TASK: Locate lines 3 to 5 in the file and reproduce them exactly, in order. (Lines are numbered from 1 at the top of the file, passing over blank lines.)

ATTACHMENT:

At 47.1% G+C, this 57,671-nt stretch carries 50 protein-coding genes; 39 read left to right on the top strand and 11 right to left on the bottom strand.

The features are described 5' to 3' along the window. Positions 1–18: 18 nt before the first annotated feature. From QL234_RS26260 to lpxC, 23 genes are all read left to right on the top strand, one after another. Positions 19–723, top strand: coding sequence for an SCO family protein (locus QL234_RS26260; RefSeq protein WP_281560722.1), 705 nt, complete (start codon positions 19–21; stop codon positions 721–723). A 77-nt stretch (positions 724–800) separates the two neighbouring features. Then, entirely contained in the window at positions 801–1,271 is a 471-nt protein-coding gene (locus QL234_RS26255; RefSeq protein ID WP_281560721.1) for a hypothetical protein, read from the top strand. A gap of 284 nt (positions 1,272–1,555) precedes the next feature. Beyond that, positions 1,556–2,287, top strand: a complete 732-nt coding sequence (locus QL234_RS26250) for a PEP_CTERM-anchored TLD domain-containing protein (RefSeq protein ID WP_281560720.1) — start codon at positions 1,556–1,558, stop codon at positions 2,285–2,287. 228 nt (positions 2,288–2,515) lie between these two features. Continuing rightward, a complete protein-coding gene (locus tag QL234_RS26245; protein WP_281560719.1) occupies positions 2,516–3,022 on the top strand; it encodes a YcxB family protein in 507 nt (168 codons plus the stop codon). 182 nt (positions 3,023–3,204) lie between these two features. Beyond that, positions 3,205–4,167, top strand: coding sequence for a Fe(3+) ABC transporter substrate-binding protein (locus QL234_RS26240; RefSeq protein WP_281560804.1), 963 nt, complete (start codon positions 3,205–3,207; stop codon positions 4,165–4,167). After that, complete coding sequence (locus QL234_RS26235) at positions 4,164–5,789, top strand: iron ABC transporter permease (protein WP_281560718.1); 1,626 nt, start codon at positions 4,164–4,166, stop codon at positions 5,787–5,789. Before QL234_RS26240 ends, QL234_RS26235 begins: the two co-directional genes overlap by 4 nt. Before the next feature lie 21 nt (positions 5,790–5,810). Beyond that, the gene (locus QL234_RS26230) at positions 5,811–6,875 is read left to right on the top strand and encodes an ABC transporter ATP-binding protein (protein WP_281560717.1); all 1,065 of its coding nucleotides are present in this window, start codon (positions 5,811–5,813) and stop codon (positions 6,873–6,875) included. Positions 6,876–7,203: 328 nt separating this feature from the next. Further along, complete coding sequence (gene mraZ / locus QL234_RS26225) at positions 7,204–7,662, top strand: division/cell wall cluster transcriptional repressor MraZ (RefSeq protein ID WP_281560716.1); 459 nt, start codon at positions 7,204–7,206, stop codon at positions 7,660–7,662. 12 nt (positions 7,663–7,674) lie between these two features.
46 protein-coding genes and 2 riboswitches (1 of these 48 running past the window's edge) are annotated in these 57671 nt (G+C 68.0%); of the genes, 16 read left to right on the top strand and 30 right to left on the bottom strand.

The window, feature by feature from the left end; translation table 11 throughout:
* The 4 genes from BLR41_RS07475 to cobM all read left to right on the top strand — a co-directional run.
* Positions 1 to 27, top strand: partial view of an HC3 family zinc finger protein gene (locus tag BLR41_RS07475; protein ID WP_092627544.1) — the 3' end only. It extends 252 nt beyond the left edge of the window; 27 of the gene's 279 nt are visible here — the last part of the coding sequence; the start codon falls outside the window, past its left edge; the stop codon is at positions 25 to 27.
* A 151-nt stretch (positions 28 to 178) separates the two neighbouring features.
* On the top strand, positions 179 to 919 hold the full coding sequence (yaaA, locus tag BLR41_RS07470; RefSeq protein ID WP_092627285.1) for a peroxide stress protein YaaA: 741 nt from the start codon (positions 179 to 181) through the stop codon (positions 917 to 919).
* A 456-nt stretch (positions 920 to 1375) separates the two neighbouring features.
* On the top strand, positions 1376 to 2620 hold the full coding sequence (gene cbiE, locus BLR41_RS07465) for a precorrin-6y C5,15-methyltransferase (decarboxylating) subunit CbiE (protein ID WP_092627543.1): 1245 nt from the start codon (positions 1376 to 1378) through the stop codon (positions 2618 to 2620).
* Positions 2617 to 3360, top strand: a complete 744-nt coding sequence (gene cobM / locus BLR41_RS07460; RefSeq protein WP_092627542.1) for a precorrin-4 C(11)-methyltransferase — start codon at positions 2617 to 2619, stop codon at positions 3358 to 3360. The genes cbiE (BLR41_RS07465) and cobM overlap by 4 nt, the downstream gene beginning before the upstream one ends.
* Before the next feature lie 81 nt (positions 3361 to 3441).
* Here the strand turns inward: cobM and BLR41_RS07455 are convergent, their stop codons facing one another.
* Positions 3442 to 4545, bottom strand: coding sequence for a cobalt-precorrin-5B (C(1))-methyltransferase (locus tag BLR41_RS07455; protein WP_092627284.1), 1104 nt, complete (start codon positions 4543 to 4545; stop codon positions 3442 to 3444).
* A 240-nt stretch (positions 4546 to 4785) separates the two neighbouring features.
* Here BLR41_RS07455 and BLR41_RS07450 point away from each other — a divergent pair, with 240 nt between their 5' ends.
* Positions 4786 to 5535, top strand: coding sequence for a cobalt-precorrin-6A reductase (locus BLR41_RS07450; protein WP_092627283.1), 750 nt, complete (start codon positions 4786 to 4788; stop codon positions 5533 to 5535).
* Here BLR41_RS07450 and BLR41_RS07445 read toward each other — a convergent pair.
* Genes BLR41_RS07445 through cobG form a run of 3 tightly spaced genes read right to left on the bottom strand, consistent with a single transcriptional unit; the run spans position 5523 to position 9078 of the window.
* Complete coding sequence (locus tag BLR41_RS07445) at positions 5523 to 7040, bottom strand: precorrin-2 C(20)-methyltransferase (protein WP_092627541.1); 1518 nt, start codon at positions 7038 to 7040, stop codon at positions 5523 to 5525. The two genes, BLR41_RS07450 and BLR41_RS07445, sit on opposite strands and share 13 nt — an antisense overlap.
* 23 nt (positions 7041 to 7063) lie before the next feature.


46 protein-coding genes and 2 riboswitches (1 of these 48 running past the window's edge) are annotated in these 57671 nt (G+C 68.0%); of the genes, 16 read left to right on the top strand and 30 right to left on the bottom strand.

The window, feature by feature from the left end; translation table 11 throughout:
* The 4 genes from BLR41_RS07475 to cobM all read left to right on the top strand — a co-directional run.